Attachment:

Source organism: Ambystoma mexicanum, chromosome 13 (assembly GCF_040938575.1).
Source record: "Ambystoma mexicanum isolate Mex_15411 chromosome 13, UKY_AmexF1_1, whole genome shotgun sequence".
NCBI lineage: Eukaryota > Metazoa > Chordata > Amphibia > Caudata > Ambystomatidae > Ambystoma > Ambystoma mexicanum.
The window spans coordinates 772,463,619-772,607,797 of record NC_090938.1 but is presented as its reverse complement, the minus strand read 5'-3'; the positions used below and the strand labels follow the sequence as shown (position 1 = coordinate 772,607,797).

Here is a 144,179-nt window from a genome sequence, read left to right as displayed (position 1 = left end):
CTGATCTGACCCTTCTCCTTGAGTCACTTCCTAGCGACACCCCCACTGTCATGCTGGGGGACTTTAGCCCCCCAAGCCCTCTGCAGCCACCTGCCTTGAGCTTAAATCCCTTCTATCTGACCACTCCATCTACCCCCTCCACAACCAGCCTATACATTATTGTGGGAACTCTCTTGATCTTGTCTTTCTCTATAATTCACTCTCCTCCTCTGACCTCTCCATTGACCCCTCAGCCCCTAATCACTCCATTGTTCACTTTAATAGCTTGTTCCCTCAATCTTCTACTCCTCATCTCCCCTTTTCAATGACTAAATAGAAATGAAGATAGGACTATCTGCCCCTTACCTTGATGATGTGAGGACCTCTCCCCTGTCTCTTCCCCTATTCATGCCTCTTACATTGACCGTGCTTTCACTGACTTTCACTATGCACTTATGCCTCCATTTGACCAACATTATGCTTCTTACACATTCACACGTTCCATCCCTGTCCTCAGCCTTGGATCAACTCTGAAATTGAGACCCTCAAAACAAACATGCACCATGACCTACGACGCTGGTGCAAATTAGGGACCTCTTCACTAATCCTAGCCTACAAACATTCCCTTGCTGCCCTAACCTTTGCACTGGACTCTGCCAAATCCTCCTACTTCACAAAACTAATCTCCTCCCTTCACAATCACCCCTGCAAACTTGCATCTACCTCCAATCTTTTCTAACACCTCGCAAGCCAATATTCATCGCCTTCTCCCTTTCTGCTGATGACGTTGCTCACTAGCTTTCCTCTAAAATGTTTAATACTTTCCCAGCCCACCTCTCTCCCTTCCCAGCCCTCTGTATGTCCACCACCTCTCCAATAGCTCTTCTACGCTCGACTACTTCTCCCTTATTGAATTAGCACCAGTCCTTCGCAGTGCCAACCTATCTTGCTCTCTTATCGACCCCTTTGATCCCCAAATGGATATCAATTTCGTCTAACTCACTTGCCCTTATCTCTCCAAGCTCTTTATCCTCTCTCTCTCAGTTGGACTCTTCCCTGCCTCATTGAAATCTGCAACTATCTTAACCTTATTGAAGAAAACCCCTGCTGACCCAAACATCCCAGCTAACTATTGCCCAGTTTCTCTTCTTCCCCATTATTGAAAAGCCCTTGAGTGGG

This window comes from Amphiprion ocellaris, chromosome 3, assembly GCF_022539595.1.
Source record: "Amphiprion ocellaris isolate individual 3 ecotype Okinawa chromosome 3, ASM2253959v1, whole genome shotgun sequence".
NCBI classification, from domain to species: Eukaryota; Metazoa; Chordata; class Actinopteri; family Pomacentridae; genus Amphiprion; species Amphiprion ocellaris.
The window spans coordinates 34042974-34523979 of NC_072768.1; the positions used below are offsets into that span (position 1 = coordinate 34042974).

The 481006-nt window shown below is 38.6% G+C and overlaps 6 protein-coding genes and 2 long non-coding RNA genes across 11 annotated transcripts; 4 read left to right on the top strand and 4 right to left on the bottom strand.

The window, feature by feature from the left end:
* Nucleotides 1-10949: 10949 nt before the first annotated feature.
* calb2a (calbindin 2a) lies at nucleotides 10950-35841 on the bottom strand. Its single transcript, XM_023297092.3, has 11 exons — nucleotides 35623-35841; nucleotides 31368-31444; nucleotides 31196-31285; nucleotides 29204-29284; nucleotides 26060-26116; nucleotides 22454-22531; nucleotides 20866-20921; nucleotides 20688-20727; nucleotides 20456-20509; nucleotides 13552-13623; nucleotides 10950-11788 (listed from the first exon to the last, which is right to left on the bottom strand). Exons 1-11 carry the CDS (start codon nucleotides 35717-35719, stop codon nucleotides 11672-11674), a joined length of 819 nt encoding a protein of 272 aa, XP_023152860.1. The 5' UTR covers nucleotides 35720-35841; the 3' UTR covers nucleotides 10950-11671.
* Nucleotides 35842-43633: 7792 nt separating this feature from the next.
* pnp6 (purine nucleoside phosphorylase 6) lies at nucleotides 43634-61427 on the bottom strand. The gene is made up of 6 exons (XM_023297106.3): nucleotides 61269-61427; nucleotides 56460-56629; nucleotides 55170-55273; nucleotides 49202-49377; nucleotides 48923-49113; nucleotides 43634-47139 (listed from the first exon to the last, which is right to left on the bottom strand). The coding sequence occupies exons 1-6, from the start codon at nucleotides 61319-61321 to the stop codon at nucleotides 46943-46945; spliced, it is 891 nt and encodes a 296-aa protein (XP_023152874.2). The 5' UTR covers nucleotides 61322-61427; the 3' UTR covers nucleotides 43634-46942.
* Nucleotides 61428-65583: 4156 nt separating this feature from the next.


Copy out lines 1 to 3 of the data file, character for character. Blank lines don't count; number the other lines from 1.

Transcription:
Source organism: Ambystoma mexicanum, chromosome 13 (assembly GCF_040938575.1).
Source record: "Ambystoma mexicanum isolate Mex_15411 chromosome 13, UKY_AmexF1_1, whole genome shotgun sequence".
NCBI lineage: Eukaryota > Metazoa > Chordata > Amphibia > Caudata > Ambystomatidae > Ambystoma > Ambystoma mexicanum.